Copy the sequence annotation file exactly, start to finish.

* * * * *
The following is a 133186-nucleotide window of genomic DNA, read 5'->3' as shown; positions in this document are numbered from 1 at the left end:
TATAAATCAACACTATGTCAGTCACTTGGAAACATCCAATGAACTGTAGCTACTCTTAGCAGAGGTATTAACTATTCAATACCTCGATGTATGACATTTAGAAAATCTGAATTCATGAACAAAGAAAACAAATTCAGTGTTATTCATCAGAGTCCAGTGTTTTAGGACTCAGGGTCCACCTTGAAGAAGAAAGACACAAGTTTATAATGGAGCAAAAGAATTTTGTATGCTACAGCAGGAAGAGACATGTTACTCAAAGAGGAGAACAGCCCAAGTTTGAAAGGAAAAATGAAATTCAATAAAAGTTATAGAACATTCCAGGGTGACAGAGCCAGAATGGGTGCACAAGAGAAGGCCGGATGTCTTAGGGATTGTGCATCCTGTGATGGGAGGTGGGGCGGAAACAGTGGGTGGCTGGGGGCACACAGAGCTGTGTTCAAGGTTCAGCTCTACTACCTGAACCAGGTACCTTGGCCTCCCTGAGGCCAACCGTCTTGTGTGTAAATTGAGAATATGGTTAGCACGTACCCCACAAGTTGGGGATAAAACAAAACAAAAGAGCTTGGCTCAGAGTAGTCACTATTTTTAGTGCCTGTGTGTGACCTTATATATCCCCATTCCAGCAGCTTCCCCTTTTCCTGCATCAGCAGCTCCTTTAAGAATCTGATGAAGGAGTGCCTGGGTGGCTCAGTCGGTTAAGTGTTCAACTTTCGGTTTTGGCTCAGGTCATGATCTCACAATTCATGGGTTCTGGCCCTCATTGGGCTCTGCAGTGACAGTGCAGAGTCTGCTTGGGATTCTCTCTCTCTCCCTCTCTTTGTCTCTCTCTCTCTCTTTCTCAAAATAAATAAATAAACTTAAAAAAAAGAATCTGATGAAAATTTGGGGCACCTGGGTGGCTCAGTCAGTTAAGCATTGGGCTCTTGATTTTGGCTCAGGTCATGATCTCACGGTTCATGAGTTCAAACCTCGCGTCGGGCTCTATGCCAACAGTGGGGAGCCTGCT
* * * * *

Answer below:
The following is a 133186-nucleotide window of genomic DNA, read 5'->3' as shown; positions in this document are numbered from 1 at the left end:
TATAAATCAACACTATGTCAGTCACTTGGAAACATCCAATGAACTGTAGCTACTCTTAGCAGAGGTATTAACTATTCAATACCTCGATGTATGACATTTAGAAAATCTGAATTCATGAACAAAGAAAACAAATTCAGTGTTATTCATCAGAGTCCAGTGTTTTAGGACTCAGGGTCCACCTTGAAGAAGAAAGACACAAGTTTATAATGGAGCAAAAGAATTTTGTATGCTACAGCAGGAAGAGACATGTTACTCAAAGAGGAGAACAGCCCAAGTTTGAAAGGAAAAATGAAATTCAATAAAAGTTATAGAACATTCCAGGGTGACAGAGCCAGAATGGGTGCACAAGAGAAGGCCGGATGTCTTAGGGATTGTGCATCCTGTGATGGGAGGTGGGGCGGAAACAGTGGGTGGCTGGGGGCACACAGAGCTGTGTTCAAGGTTCAGCTCTACTACCTGAACCAGGTACCTTGGCCTCCCTGAGGCCAACCGTCTTGTGTGTAAATTGAGAATATGGTTAGCACGTACCCCACAAGTTGGGGATAAAACAAAACAAAAGAGCTTGGCTCAGAGTAGTCACTATTTTTAGTGCCTGTGTGTGACCTTATATATCCCCATTCCAGCAGCTTCCCCTTTTCCTGCATCAGCAGCTCCTTTAAGAATCTGATGAAGGAGTGCCTGGGTGGCTCAGTCGGTTAAGTGTTCAACTTTCGGTTTTGGCTCAGGTCATGATCTCACAATTCATGGGTTCTGGCCCTCATTGGGCTCTGCAGTGACAGTGCAGAGTCTGCTTGGGATTCTCTCTCTCTCCCTCTCTTTGTCTCTCTCTCTCTCTTTCTCAAAATAAATAAATAAACTTAAAAAAAAGAATCTGATGAAAATTTGGGGCACCTGGGTGGCTCAGTCAGTTAAGCATTGGGCTCTTGATTTTGGCTCAGGTCATGATCTCACGGTTCATGAGTTCAAACCTCGCGTCGGGCTCTATGCCAACAGTGGGGAGCCTGCT